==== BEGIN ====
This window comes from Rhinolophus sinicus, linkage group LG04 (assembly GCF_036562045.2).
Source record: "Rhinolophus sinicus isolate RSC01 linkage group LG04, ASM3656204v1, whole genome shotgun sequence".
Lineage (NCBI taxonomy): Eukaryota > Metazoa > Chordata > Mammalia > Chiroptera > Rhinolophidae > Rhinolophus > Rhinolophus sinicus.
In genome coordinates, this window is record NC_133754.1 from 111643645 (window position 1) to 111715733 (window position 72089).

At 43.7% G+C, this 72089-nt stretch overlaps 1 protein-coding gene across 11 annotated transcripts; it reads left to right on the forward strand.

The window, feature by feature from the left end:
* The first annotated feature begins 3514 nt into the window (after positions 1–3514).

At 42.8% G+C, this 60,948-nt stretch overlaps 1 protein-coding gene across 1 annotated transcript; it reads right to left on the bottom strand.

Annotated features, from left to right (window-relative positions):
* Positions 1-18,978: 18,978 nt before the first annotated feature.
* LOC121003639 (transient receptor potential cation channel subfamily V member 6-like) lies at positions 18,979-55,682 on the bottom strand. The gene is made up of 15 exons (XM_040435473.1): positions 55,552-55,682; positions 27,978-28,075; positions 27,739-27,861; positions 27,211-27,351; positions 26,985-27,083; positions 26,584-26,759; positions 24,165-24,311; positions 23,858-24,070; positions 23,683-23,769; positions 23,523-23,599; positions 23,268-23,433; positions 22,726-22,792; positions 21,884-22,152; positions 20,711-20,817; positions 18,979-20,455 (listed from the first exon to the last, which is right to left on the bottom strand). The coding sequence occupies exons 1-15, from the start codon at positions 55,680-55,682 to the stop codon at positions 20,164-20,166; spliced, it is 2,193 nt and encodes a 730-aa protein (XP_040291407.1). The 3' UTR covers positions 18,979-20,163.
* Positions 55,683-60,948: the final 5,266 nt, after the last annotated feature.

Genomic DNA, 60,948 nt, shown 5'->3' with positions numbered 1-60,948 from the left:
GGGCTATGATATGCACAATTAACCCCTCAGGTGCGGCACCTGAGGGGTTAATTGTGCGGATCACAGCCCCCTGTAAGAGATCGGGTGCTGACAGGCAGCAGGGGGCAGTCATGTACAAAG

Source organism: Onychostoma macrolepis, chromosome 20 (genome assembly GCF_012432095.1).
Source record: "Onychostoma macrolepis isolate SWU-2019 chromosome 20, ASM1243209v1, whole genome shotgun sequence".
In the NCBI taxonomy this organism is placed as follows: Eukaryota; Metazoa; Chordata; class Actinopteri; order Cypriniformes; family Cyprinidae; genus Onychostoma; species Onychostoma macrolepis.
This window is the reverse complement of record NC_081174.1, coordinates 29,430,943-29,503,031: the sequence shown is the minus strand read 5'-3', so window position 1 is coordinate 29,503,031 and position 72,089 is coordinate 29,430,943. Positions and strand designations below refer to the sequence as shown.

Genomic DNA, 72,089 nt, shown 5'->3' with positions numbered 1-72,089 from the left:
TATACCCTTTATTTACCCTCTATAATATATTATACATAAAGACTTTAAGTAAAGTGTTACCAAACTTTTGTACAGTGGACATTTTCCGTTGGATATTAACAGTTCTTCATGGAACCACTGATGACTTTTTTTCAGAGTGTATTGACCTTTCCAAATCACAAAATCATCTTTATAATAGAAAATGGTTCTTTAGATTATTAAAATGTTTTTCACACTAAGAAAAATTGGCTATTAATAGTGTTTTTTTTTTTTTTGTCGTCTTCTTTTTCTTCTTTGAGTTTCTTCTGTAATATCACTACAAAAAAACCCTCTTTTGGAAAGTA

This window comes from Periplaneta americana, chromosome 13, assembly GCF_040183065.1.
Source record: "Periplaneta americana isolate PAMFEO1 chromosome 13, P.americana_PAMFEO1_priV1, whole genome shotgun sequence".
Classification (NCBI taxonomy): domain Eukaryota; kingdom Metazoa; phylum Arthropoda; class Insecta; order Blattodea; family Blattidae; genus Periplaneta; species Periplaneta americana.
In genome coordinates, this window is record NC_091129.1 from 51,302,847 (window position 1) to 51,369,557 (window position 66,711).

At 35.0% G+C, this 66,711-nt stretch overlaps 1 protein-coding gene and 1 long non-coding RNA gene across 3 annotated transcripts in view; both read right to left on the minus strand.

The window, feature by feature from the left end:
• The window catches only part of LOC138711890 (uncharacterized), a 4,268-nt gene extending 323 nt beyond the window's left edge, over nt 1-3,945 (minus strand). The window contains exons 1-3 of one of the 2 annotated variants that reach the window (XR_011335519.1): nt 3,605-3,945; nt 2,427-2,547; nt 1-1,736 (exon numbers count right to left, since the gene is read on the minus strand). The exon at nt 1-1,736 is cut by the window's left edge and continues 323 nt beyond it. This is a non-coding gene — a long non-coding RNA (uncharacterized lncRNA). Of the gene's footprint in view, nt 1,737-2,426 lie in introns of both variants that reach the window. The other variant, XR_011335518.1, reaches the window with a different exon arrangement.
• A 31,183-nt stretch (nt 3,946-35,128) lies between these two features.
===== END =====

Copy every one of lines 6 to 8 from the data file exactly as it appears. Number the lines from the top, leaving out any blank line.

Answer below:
The window, feature by feature from the left end:
* The first annotated feature begins 3514 nt into the window (after positions 1–3514).

At 42.8% G+C, this 60,948-nt stretch overlaps 1 protein-coding gene across 1 annotated transcript; it reads right to left on the bottom strand.